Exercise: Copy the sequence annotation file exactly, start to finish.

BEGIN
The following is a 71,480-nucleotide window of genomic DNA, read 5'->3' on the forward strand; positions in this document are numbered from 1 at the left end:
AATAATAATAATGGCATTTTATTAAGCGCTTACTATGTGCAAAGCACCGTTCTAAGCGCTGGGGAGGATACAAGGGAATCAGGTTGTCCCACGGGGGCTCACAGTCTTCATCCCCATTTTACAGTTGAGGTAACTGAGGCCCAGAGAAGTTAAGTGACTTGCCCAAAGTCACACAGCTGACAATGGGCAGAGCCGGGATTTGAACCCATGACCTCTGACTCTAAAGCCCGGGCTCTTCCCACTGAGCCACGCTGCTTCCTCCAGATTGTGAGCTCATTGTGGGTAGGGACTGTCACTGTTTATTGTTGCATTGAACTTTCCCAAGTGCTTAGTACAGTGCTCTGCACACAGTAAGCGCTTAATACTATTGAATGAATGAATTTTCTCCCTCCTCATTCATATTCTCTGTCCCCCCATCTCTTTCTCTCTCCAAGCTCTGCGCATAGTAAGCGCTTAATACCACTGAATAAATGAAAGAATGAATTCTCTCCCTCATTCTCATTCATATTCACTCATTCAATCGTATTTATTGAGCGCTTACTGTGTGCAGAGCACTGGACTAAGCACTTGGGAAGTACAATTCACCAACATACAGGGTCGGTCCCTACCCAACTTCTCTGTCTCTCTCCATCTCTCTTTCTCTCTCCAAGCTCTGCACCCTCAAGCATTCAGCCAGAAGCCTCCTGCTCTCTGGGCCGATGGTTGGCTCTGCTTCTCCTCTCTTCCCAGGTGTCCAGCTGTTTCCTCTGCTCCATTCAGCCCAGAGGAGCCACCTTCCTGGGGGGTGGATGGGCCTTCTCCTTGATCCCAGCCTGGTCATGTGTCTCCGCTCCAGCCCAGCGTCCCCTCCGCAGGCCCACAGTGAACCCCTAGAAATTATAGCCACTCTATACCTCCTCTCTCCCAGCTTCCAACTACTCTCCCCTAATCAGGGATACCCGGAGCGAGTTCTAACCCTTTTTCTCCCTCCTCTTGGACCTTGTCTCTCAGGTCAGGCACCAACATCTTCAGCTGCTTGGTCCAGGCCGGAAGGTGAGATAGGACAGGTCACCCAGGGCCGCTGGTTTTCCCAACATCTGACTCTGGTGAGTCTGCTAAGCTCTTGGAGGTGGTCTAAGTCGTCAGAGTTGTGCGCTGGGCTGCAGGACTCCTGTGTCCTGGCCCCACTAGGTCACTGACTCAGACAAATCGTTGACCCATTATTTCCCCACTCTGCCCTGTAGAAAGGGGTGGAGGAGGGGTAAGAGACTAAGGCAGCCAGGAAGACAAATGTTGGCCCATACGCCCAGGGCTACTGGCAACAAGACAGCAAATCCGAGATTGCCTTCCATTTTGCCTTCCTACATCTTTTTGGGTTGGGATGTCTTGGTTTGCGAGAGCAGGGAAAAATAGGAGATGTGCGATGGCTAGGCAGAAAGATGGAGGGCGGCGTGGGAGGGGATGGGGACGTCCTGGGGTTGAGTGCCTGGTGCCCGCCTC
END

The following is a 71,480-nucleotide window of genomic DNA, read 5'->3' on the forward strand; positions in this document are numbered from 1 at the left end:
AATAATAATAATGGCATTTTATTAAGCGCTTACTATGTGCAAAGCACCGTTCTAAGCGCTGGGGAGGATACAAGGGAATCAGGTTGTCCCACGGGGGCTCACAGTCTTCATCCCCATTTTACAGTTGAGGTAACTGAGGCCCAGAGAAGTTAAGTGACTTGCCCAAAGTCACACAGCTGACAATGGGCAGAGCCGGGATTTGAACCCATGACCTCTGACTCTAAAGCCCGGGCTCTTCCCACTGAGCCACGCTGCTTCCTCCAGATTGTGAGCTCATTGTGGGTAGGGACTGTCACTGTTTATTGTTGCATTGAACTTTCCCAAGTGCTTAGTACAGTGCTCTGCACACAGTAAGCGCTTAATACTATTGAATGAATGAATTTTCTCCCTCCTCATTCATATTCTCTGTCCCCCCATCTCTTTCTCTCTCCAAGCTCTGCGCATAGTAAGCGCTTAATACCACTGAATAAATGAAAGAATGAATTCTCTCCCTCATTCTCATTCATATTCACTCATTCAATCGTATTTATTGAGCGCTTACTGTGTGCAGAGCACTGGACTAAGCACTTGGGAAGTACAATTCACCAACATACAGGGTCGGTCCCTACCCAACTTCTCTGTCTCTCTCCATCTCTCTTTCTCTCTCCAAGCTCTGCACCCTCAAGCATTCAGCCAGAAGCCTCCTGCTCTCTGGGCCGATGGTTGGCTCTGCTTCTCCTCTCTTCCCAGGTGTCCAGCTGTTTCCTCTGCTCCATTCAGCCCAGAGGAGCCACCTTCCTGGGGGGTGGATGGGCCTTCTCCTTGATCCCAGCCTGGTCATGTGTCTCCGCTCCAGCCCAGCGTCCCCTCCGCAGGCCCACAGTGAACCCCTAGAAATTATAGCCACTCTATACCTCCTCTCTCCCAGCTTCCAACTACTCTCCCCTAATCAGGGATACCCGGAGCGAGTTCTAACCCTTTTTCTCCCTCCTCTTGGACCTTGTCTCTCAGGTCAGGCACCAACATCTTCAGCTGCTTGGTCCAGGCCGGAAGGTGAGATAGGACAGGTCACCCAGGGCCGCTGGTTTTCCCAACATCTGACTCTGGTGAGTCTGCTAAGCTCTTGGAGGTGGTCTAAGTCGTCAGAGTTGTGCGCTGGGCTGCAGGACTCCTGTGTCCTGGCCCCACTAGGTCACTGACTCAGACAAATCGTTGACCCATTATTTCCCCACTCTGCCCTGTAGAAAGGGGTGGAGGAGGGGTAAGAGACTAAGGCAGCCAGGAAGACAAATGTTGGCCCATACGCCCAGGGCTACTGGCAACAAGACAGCAAATCCGAGATTGCCTTCCATTTTGCCTTCCTACATCTTTTTGGGTTGGGATGTCTTGGTTTGCGAGAGCAGGGAAAAATAGGAGATGTGCGATGGCTAGGCAGAAAGATGGAGGGCGGCGTGGGAGGGGATGGGGACGTCCTGGGGTTGAGTGCCTGGTGCCCGCCTC